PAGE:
If you perform a Google search for the “best California national parks in fall,” you may be struck by how many of the results are clustered around early fall activities—or, even more glaringly, late summer outings masquerading as fall. Where’s the love for late fall?
It’s true that you’ve missed virtually all of foliage season if you haven’t ventured out from quarantine yet. The high mountain passes and vertical routes are in imminent danger of being closed out to all but the hardiest explorers due to snow. On the beach, the shorter and cooler days mean trading bikinis and boardshorts for (sigh) long pants and closed-toes shoes.
Don’t despair, friends. California’s embarrassment of national park riches provides fun year-round—even during the months thoughtlessly dismissed as “mud season” by many. So here (in no particular order) is a quick Far Out Guide to five of best national parks in California for late autumn.
Lassen Volcanic National Park
One of the northernmost Park Service units in California, Lassen’s unique blend of thermal features and volcanic landscapes will melt your brain. According to the park, Lassen is one of the relatively few thermally active zones to feature all four kinds of volcanoes found in the world. As we all know, that’s shield, composite, cinder cone and plug dome. Active for millions of years, volcanoes like Cinder Cone and Lassen Peak have erupted in the relatively recent past—as evidenced by the many bubbling mudpots, steam vents and boiling springs found throughout the park. The heavy snows haven’t arrived yet in normal years. And while the trees have all bid their leaves farewell by now, fall colors can still be found in the meadows beneath the volcanoes.
Joshua Tree National Park
If you’re around my age, you probably first learned about Joshua Tree from the U2 album of the same name. Or, if you’re wanting a deeper dive, from the song “Twentynine Palms” by Robert Plant. But, with autumn, comes the park’s warm days. This, in addition to cool, starry nights, it makes a perfect road trip destination (with the radio pegged, of course). With two distinct desert (Colorado and Mojave) ecosystems, Joshua Tree’s miles of trails beckon hikers to spend the daylight hours pounding out some serious miles. More into the views? Photographers will be tempted to spend their days waiting for the perfect rays of soft autumn sunlight to fall gently on the park’s namesake trees. And, bam, the picture of a lifetime from one of the best national parks in California.
Point Reyes National Seashore
The pristine natural beauty on display at Point Reyes will make you wonder if you’re really only 40 miles from San Francisco. Miles of blazed paths like the Tomales Point Trail provide long and leisurely opportunities to watch waves crash violently on the shore—particularly if an early winter storm is brewing offshore. Wildlife viewing takes center stage as fall edges towards winter. Threatened birds like snowy plovers and Northern spotted owls get the headlines year round, joined by dozens of migratory species throughout October and November. Often spotted in the brush, charismatic predators like bobcats and coyotes roam. While spectacular Pacific grey whales make free in the park’s harbors (your polarized sunglasses will help you spot them). Point Reyes is a peaceful escape from your daily grind.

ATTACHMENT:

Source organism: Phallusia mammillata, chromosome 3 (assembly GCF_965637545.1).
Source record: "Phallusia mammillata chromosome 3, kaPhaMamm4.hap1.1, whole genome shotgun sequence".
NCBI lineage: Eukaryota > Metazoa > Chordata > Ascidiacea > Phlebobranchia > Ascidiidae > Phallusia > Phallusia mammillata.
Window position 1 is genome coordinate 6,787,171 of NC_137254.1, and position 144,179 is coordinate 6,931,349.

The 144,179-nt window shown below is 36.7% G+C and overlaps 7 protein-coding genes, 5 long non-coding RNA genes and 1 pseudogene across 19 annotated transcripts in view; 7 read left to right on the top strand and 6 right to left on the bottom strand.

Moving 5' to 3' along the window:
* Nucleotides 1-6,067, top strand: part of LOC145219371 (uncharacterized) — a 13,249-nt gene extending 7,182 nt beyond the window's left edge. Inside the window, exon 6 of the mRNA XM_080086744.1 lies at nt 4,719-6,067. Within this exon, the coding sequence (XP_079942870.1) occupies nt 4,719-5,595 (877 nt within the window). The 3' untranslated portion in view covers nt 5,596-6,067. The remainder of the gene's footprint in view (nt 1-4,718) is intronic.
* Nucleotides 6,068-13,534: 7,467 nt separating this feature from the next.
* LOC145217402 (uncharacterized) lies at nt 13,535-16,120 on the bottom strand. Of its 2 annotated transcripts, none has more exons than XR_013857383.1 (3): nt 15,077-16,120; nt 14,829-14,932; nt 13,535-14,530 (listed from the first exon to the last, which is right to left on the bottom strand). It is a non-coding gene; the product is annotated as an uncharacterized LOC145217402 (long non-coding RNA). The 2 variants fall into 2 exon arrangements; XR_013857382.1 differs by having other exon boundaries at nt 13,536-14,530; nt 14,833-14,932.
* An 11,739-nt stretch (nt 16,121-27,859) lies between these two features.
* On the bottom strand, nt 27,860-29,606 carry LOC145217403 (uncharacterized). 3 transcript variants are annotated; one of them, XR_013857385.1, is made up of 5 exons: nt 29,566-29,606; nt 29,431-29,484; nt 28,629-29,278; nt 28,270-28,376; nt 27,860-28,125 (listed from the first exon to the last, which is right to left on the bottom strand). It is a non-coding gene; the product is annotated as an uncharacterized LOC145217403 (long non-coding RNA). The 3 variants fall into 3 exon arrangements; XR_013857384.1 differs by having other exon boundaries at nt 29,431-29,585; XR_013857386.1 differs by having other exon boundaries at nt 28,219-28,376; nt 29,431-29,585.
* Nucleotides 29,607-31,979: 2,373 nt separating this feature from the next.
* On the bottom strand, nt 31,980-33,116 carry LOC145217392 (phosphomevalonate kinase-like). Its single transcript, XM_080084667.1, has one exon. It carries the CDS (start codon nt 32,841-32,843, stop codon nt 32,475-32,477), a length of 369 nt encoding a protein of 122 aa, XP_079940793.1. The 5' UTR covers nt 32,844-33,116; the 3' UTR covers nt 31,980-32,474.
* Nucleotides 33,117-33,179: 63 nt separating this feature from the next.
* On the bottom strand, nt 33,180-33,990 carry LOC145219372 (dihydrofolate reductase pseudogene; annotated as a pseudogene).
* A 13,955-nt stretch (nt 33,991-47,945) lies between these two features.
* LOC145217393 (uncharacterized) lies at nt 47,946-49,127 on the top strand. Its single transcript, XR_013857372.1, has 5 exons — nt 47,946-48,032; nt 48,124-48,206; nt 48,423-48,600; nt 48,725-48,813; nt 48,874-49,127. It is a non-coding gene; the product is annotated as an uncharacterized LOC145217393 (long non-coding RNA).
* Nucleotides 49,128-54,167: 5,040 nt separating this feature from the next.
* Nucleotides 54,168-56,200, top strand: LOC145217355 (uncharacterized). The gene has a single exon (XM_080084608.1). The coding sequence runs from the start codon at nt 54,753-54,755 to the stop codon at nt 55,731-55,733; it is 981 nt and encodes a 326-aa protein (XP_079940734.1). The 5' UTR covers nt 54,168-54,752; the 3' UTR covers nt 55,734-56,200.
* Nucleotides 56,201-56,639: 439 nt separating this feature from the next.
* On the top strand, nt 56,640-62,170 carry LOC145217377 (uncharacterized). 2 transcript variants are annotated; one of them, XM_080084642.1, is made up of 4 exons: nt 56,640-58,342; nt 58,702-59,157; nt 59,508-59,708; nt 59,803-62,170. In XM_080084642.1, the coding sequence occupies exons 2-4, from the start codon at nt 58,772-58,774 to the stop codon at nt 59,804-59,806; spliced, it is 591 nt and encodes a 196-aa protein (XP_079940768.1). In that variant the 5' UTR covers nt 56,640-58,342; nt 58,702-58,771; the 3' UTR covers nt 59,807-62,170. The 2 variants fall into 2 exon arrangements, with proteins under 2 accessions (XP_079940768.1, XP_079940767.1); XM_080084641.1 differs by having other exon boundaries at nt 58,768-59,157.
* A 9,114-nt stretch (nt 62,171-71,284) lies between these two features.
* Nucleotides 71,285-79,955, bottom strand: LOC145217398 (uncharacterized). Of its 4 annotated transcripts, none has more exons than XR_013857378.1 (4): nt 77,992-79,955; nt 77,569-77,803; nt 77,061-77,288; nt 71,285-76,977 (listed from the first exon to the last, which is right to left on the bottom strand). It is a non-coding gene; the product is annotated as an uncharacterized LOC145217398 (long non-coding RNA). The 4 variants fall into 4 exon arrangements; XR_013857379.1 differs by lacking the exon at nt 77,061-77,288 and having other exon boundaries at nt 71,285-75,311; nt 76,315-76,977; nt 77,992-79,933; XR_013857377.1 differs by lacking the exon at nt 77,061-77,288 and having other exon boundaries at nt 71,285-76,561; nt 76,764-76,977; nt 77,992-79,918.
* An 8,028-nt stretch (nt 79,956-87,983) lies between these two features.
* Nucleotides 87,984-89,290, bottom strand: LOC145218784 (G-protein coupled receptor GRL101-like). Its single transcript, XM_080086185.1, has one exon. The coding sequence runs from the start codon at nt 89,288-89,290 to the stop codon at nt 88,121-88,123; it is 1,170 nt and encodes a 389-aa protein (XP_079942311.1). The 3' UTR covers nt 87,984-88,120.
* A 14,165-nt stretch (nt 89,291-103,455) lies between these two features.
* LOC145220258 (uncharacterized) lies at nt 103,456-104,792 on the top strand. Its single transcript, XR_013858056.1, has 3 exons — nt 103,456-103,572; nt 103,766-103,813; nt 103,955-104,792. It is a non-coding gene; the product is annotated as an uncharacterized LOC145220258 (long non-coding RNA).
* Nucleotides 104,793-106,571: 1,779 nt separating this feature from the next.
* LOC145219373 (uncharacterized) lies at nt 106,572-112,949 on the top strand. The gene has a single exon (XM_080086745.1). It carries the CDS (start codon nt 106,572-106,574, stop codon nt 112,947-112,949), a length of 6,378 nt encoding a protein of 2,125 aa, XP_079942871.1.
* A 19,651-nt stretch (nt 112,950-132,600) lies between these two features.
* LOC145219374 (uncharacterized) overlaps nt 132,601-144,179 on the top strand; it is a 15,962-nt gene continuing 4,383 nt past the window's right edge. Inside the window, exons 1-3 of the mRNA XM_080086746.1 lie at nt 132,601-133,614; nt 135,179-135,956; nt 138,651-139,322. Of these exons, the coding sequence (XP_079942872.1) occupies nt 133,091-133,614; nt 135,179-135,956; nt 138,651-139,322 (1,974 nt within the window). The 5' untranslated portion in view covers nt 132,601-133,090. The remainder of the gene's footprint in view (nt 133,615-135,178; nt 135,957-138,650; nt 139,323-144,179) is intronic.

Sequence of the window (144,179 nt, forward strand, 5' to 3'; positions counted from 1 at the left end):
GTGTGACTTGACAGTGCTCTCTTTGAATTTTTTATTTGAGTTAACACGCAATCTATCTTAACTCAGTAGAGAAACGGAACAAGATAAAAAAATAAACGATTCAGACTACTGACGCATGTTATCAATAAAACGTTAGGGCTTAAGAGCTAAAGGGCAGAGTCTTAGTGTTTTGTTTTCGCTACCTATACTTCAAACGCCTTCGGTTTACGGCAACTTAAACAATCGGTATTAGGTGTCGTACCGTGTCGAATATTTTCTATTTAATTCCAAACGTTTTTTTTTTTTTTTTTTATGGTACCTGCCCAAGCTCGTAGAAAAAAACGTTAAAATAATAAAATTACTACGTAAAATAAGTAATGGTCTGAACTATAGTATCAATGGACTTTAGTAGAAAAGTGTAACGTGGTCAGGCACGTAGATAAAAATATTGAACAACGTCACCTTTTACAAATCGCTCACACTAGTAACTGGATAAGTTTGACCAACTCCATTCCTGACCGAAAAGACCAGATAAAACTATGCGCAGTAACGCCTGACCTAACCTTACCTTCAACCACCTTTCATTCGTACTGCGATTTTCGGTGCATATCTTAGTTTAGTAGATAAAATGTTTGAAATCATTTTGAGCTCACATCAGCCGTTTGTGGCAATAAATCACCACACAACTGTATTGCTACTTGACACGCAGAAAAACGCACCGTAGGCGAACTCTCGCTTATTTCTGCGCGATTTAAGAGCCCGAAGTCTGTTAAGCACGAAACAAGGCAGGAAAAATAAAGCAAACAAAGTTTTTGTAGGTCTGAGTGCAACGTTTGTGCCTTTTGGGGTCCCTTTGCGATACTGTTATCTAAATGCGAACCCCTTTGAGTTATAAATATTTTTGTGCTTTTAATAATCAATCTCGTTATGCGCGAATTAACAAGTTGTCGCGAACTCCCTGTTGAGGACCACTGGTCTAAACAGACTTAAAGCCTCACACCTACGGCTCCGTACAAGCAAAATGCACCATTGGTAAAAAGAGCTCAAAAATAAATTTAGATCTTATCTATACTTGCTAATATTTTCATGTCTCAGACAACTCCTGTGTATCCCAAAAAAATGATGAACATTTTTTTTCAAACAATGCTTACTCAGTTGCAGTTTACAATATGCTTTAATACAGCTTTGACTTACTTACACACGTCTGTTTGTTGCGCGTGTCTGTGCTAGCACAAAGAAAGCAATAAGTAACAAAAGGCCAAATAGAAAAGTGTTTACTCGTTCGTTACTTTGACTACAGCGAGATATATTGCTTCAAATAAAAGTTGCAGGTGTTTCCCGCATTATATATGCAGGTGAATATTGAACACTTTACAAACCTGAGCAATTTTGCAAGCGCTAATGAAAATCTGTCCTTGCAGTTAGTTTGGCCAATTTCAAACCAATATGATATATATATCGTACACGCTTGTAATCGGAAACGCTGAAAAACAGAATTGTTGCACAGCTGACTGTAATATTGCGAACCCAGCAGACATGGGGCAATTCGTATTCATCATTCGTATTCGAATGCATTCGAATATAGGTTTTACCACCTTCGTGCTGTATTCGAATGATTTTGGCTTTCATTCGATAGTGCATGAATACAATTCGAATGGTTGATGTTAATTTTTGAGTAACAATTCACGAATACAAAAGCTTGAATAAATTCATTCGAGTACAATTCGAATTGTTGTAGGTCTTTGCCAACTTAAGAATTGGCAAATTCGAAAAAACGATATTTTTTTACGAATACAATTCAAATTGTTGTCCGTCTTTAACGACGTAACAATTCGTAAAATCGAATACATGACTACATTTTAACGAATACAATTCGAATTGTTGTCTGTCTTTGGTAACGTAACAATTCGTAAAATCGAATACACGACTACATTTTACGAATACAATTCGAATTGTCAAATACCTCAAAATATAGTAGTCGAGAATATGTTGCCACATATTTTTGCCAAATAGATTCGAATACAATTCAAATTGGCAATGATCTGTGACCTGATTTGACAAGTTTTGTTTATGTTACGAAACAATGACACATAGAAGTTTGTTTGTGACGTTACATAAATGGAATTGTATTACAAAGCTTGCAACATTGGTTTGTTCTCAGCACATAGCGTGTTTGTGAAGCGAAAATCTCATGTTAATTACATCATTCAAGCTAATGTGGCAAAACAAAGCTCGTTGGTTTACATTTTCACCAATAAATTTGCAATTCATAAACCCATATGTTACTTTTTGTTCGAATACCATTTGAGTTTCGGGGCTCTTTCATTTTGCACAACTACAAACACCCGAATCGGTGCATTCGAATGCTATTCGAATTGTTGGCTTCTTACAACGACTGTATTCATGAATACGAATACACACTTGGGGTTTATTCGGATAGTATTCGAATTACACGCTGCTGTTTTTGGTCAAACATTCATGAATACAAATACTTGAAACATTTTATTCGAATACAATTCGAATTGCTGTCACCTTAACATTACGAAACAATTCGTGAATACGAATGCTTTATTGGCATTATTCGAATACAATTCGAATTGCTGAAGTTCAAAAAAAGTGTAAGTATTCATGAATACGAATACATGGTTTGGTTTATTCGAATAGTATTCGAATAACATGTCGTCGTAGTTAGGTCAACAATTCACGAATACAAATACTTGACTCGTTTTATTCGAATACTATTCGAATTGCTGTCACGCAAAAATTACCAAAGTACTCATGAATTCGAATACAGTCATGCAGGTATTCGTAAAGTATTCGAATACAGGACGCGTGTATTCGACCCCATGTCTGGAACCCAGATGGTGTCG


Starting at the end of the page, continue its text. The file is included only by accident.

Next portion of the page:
Death Valley National Park
While it’s shoulder season in most of California’s parks, it’s high season in Death Valley. Hikers positively swarm to the park to take advantage of more moderate fall and winter weather. But our favorite activity this time of year involves two wheels in, addition to two feet. Many of Death Valley’s nearly 800 miles of roads are suitable for cycling. The park’s wildly varying topography facilitates skinny-tire outings ranging from flat and gentle circuits to crushing mountain ascents. Add in the mind-bending alien landscapes and amazing assortment of colorful desert flora, you’ll understand why so many people (nationwide) make an annual pilgrimage to Death Valley in the fall.
Yosemite National Park
Choose your path in Yosemite carefully this time of year. Many of the park’s most famous (and famously crowded in summer) locations have closed for the season. But the places that remain accessible provide a stark and brooding contrast to the sights and sounds of summer. Tendrils of ice are starting to form on many of the park’s iconic waterfalls. Their diminished shoulder-season flows provide sublime photographic opportunities. The Park Service actually opens the famous Mariposa Grove of sequoias to camping once the road closes for the season. This provides a unique opportunity for solitude in an iconic spot. And don’t miss the chance to ice skate in the shadow of Half Dome at the Curry Village rink. Once the hard freezes set the surface, it makes the perfect skating spot.
BONUS: California State Park System
As if the collection of national parks isn’t enough, California’s state park system is the envy of the union. Comprised of nearly a million and a half acres of mountains, prairies and ocean beaches, it’s the largest and most varied in the country.
Fantastic late-fall destinations include Pfeiffer Big Sur State Park, whose three-mile Buzzard’s Roost Trail offers towering redwoods and inspiring sea and mountain views (when weather permits). Or Anza-Borrego Desert State Park, with a hundred-plus miles of trails to keep you busy until the sun goes down (too early).
It’s still a weird world out there, folks, so be sure to check hours and services, and respect local, state and federal requirements for COVID safety. But don’t let that stop you. Grab your favorite polarized sunglasses, hit the road, and enjoy mud season in some of the best national parks in California!